Taking care of your diabetes can be difficult and confusing. You should know that you are not alone in feeling this way. It has been estimated that proper diabetes management requires an individual to dedicate at least 3 ½ hours each and every day. Sometimes this is very hard to do. Also, if the instructions provided are not clear, it can be difficult not only to understand what is being asked of you, but also to know exactly how you are supposed to do it.
In recent years, a significant amount of research has been conducted in the area of why people with diabetes do or don’t do what they should to manage their diabetes. Health care professionals refer to this as why people aren’t people “adherent” or “compliant.”
Perhaps these terms are familiar to you but it is important to understand that these words are not truly interchangeable. ‘Adherence’ is to obey a rule while ‘compliance’ is to act according to a command. These definitions may not sound different, but in health care, we believe that when people understand what is asked of them and why, then they can follow the guidance, or adhere. When people are told to do something, it is often harder to follow the rules, especially if you are unable to understand why or how it is important.
The person living with diabetes is the centre of the diabetes health team, so being able to make decisions about your diabetes care can help with your ability to adhere to your diabetes health plan.
Several areas of diabetes care have been noted to be more difficult to adhere to. Examples include lifestyle intervention, eating healthy and being physically active. It takes money and time to prepare healthy food, and exercise is often avoided due to the energy and time it takes.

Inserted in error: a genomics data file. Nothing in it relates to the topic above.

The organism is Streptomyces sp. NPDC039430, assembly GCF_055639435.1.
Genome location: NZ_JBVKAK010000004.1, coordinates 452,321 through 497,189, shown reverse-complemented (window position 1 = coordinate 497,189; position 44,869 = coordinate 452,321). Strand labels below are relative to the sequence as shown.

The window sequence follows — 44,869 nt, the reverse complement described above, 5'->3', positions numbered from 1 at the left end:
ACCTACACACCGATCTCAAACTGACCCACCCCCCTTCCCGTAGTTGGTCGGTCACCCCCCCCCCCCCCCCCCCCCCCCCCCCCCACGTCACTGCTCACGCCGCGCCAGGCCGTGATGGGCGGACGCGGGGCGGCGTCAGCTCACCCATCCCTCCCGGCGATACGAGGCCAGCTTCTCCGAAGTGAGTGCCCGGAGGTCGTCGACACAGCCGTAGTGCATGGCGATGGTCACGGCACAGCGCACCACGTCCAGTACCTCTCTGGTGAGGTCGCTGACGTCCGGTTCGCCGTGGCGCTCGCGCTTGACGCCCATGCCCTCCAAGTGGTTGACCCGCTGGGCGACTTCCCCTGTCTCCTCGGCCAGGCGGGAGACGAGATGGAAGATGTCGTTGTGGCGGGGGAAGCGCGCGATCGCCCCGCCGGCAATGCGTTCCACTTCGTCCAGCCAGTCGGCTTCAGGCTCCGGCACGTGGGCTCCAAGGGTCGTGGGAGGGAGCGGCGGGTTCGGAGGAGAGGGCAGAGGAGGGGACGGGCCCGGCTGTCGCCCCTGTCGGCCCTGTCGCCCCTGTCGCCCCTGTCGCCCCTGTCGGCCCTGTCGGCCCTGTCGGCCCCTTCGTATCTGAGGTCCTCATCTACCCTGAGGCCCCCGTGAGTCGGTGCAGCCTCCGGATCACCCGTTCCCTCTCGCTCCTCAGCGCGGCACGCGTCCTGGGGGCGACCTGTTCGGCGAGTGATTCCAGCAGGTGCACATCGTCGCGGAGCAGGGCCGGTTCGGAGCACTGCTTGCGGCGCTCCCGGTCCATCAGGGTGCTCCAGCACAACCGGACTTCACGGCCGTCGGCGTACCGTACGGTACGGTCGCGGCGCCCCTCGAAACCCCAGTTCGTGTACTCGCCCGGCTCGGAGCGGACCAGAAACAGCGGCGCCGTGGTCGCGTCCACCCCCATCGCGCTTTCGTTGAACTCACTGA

Another area where we understand that adherence can be poor is taking medications. Many studies have showed us that the more often someone must take a medication, the harder it is to follow the medication schedule. Once a day medications have a much higher rate of adherence than even twice a day. It is hard to remember later in the day. Also, whenever two medications can be given in one pill, adherence improves.
Why is this? Maybe it is mind over matter, perhaps due to believing that the fewer pills you take, the better your diabetes is. When a study looked at the top ten reasons why people missed injections, nine of these reasons were the same for both health care professionals and the people with diabetes who took injected medications. It was interesting though to note that the health care professionals thought doses were missed because the injections hurt, but the people with diabetes said they just plain forgot.
When does adherence improve? The most powerful tool we have to improve adherence is knowledge. When a person with diabetes has access to information, they can make better-informed choices regarding their diabetes. Knowledge is power.
Understanding your diabetes, your treatment, and who can help you – known as diabetes self-management education and self-management support – has been shown to improve diabetes control in many large-term studies. It is important to be active in receiving information, because if you are unclear about what is being asked of you and why, you may make decisions about managing your diabetes that are not helpful.
What can you do about this? Know your diabetes health team. Understand what is expected of you and why. Have a plan on how to manage your diabetes. Most importantly, when you are unsure, contact your health care team. They are there to answer your questions and support your decisions! Your diabetes health care team wants to help you to take the best possible care of yourself, which includes adhering to medication, lifestyle and treatment.